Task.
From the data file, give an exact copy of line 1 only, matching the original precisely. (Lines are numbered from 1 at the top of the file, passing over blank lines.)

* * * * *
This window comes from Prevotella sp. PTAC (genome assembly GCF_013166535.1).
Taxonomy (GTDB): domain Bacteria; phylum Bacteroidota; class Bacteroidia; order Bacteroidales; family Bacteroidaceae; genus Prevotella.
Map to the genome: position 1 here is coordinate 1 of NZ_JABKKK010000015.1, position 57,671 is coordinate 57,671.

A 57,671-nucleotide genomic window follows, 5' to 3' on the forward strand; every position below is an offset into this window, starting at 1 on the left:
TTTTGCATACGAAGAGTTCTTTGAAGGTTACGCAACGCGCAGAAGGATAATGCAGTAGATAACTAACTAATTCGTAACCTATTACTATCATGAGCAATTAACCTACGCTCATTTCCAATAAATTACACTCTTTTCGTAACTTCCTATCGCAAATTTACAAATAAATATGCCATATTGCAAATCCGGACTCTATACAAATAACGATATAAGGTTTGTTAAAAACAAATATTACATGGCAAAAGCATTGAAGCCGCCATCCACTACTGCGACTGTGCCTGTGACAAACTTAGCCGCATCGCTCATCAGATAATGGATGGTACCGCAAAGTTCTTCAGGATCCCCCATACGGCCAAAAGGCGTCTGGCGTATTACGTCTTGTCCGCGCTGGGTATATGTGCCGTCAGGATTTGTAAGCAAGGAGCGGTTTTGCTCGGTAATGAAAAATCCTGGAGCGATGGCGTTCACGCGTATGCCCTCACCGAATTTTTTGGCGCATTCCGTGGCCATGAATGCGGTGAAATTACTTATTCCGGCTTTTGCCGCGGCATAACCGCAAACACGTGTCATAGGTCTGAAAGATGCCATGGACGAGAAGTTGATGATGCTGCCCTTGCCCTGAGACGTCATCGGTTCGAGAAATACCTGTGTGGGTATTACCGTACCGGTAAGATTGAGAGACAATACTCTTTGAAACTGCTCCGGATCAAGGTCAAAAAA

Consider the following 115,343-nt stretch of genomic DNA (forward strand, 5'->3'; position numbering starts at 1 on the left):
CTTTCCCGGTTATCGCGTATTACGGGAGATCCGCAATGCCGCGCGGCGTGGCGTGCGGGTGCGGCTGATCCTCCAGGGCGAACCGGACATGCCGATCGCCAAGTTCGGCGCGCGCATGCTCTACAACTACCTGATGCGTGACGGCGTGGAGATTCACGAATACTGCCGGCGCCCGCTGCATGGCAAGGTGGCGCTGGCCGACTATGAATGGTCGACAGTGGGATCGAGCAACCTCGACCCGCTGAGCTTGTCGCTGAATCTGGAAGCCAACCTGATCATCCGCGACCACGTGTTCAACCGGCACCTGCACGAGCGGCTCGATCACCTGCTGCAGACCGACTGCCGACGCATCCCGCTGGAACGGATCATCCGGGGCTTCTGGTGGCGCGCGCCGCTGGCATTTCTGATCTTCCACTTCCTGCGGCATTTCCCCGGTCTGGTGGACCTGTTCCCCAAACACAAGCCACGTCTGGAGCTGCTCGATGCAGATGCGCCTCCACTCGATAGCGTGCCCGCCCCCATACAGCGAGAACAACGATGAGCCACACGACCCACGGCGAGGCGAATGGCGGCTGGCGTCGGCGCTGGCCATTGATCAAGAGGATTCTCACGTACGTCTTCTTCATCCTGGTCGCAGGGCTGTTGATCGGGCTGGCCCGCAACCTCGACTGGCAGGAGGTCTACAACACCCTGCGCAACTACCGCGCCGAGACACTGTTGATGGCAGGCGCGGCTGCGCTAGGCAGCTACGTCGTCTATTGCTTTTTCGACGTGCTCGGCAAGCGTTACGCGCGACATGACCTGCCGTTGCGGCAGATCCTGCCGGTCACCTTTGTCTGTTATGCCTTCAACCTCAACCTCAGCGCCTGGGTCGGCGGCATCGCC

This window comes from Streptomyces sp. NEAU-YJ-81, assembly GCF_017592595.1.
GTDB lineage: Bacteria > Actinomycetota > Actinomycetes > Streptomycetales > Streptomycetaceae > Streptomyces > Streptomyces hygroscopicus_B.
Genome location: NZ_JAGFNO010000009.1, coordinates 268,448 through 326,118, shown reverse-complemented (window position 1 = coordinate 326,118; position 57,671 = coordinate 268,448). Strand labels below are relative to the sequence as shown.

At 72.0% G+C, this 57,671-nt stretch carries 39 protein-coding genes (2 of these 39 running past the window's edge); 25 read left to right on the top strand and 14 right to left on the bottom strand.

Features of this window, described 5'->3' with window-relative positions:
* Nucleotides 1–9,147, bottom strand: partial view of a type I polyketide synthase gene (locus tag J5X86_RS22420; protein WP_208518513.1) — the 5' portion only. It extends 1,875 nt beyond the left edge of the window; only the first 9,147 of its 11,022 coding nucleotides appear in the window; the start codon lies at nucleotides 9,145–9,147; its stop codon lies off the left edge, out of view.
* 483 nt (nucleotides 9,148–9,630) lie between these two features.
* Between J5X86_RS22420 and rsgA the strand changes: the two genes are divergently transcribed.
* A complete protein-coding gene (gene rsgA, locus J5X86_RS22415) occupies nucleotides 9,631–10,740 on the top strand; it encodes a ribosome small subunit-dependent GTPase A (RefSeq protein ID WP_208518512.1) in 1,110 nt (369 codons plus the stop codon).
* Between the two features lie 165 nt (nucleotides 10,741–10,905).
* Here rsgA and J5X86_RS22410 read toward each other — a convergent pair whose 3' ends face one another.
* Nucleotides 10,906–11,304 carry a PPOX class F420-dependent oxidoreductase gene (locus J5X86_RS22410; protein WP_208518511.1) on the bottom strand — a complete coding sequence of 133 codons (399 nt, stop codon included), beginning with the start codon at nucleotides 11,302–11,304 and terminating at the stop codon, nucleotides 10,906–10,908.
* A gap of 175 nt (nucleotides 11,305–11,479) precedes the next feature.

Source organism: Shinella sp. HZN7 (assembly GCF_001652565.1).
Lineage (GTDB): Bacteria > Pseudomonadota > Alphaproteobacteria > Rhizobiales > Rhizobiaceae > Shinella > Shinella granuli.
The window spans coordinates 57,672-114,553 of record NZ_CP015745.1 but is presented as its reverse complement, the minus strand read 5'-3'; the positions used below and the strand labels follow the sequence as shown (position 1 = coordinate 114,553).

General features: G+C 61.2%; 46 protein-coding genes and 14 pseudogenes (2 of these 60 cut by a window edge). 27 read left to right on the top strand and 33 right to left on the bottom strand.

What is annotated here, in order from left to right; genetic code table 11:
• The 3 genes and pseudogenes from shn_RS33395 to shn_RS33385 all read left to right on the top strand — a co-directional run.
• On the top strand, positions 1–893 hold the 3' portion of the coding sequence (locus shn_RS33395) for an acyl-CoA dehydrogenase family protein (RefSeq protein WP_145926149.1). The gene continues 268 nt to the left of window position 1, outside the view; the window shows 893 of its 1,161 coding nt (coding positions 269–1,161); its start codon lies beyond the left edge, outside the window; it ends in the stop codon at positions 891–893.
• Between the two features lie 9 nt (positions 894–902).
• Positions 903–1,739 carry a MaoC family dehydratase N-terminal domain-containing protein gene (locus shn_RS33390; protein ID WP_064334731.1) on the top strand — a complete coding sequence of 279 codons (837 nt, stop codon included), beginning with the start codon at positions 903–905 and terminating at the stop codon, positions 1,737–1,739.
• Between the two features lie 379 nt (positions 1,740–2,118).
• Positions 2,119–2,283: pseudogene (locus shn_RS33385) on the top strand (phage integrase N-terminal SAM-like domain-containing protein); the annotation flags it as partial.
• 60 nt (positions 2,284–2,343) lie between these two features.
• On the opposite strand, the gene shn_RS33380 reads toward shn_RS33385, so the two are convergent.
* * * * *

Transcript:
This window comes from Prevotella sp. PTAC (genome assembly GCF_013166535.1).